Wednesday, February 1, 2006

“Hooking Up”, It’s Not Just A Problem For Our Youth

© (2006) By Vicki Polin, MA, LCPC 

There's a new trend in the world today. It's called "Hooking Up." It's an issue that needs to be addressed in every Jewish community, including the observant world. 

Over the last several months I've realized that "hooking-up" is not just limited to our youth, but individuals of all ages including our older population. This is an issue not only for the secular world, but an issue for every movement in Judaism (reform, conservative, traditional, renewal and orthodox). 

According to an article published in the New York Times, "Hooking Up," by Tom Wolfe:
"Hooking up" was a term known in the year 2000 to almost every American child over the age of nine, but to only a relatively small percentage of their parents, who, even if they heard it, thought it was being used in the old sense of "meeting" someone. Among the children, hooking up was always a sexual experience, but the nature and extent of what they did could vary widely. Back in the twentieth century, American girls had used baseball terminology. "First base" referred to embracing and kissing; "second base" referred to groping and fondling and deep, or "French," kissing, commonly known as "heavy petting"; "third base" referred to fellatio, usually known in polite conversation by the ambiguous term "oral sex"; and "home plate" meant conception-mode intercourse, known familiarly as "going all the way." In the year 2000, in the era of hooking up, "first base" meant deep kissing ("tonsil hockey"), groping, and fondling; "second base" meant oral sex; "third base" meant going all the way; and "home plate" meant learning each other's names. 
We all need to be aware that there are online "social networks" for Jewish adults where they meet for the soul purpose of having sexual relations with virtual strangers. I don't want to get into the moral debate regarding these issues, yet I do want to say it is a problem in every community. It's a problem that can be extremely dangerous not only because of the risk of assault on the individual "hooking-up," it's also a serious problem for their loved ones. When one "hooks-up" with another they are putting themselves, their spouse and or any future relationship at risk of contracting AIDS or any other STD (Sexually Transmitted Disease).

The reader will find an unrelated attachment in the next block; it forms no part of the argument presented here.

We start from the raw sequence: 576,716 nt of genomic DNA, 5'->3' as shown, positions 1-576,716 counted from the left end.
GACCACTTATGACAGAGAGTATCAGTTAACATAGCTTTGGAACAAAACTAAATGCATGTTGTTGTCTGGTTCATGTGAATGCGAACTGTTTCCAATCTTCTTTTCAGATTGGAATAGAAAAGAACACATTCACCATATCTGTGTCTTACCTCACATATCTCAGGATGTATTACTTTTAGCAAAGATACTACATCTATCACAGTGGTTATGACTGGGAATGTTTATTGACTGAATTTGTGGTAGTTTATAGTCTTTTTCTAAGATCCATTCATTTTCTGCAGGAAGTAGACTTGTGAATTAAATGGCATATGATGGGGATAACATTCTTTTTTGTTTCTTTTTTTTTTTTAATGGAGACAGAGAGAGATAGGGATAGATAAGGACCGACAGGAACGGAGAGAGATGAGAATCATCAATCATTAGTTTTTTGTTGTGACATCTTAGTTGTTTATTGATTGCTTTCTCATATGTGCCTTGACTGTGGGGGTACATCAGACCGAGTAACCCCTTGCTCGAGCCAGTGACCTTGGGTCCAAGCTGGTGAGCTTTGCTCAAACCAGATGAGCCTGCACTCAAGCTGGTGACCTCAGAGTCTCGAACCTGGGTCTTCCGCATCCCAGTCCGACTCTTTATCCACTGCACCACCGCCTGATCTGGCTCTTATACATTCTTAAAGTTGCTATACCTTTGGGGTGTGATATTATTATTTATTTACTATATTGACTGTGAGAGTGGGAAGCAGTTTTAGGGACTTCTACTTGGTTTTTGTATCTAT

Over the last several months I've been speaking with individuals who are considered to be observant who are between the ages of 18 - 70. Most are single, divorced or widows/widowers, yet a few are married. Most have never thought about the fact they could be carriers of the HIV virus. Most knew very little about AIDS or other forms of STD's.

The risks are serious. It's an issue that needs to be addressed in each and household and every community. We need to encourage every rabbi, cantor, community leader, synagogue, yeshiva parent and teacher to learn as much as they can about AIDS and STD's. It's vitally important for all of us to be talking about the problems with our youth, elderly and anyone else who may be sexually active. Perhaps we can encourage every mikvah (for both men and women) to have literature available on the topic of the prevention of sexually transmitted diseases. It's the only hope we have of preventing an epidemic of AIDS in your family and or community. 

Remember if someone is married and having sex outside of marriage they are putting their spouse and any potential children they may have in the future at risk for AIDS or other form of STD. 

The sad truth is that every child who is molested or any adult who is sexually assaulted is also at risk of contracting an STD. It's vitally important we get factual information out in a way that is not shaming or blaming. The goal is not to push anyone deeper into secrecy. The goal is prevention.